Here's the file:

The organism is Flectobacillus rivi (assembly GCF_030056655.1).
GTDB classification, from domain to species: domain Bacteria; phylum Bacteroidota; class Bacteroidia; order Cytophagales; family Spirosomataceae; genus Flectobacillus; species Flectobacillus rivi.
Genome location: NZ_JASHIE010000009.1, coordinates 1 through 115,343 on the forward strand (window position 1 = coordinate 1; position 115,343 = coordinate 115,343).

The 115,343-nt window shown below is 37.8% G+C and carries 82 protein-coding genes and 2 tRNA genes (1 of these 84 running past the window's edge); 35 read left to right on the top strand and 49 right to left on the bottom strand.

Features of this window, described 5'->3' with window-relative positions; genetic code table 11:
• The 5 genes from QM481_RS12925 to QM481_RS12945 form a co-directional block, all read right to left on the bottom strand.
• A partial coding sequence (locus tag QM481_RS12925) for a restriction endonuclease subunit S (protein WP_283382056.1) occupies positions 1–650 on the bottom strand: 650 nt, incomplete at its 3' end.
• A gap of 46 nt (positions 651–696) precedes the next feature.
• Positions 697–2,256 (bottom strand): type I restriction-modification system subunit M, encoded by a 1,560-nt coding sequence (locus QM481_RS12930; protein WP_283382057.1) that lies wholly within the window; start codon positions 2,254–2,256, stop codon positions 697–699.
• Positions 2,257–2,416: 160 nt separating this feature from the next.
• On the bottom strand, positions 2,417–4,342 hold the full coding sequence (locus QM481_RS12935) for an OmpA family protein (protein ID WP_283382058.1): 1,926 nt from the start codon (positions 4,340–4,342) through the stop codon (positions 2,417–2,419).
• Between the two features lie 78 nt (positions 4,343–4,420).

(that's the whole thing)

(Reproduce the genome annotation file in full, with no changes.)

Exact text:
The organism is Flectobacillus rivi (assembly GCF_030056655.1).
GTDB classification, from domain to species: domain Bacteria; phylum Bacteroidota; class Bacteroidia; order Cytophagales; family Spirosomataceae; genus Flectobacillus; species Flectobacillus rivi.
Genome location: NZ_JASHIE010000009.1, coordinates 1 through 115,343 on the forward strand (window position 1 = coordinate 1; position 115,343 = coordinate 115,343).

The 115,343-nt window shown below is 37.8% G+C and carries 82 protein-coding genes and 2 tRNA genes (1 of these 84 running past the window's edge); 35 read left to right on the top strand and 49 right to left on the bottom strand.

Features of this window, described 5'->3' with window-relative positions; genetic code table 11:
• The 5 genes from QM481_RS12925 to QM481_RS12945 form a co-directional block, all read right to left on the bottom strand.
• A partial coding sequence (locus tag QM481_RS12925) for a restriction endonuclease subunit S (protein WP_283382056.1) occupies positions 1–650 on the bottom strand: 650 nt, incomplete at its 3' end.
• A gap of 46 nt (positions 651–696) precedes the next feature.
• Positions 697–2,256 (bottom strand): type I restriction-modification system subunit M, encoded by a 1,560-nt coding sequence (locus QM481_RS12930; protein WP_283382057.1) that lies wholly within the window; start codon positions 2,254–2,256, stop codon positions 697–699.
• Positions 2,257–2,416: 160 nt separating this feature from the next.
• On the bottom strand, positions 2,417–4,342 hold the full coding sequence (locus QM481_RS12935) for an OmpA family protein (protein ID WP_283382058.1): 1,926 nt from the start codon (positions 4,340–4,342) through the stop codon (positions 2,417–2,419).
• Between the two features lie 78 nt (positions 4,343–4,420).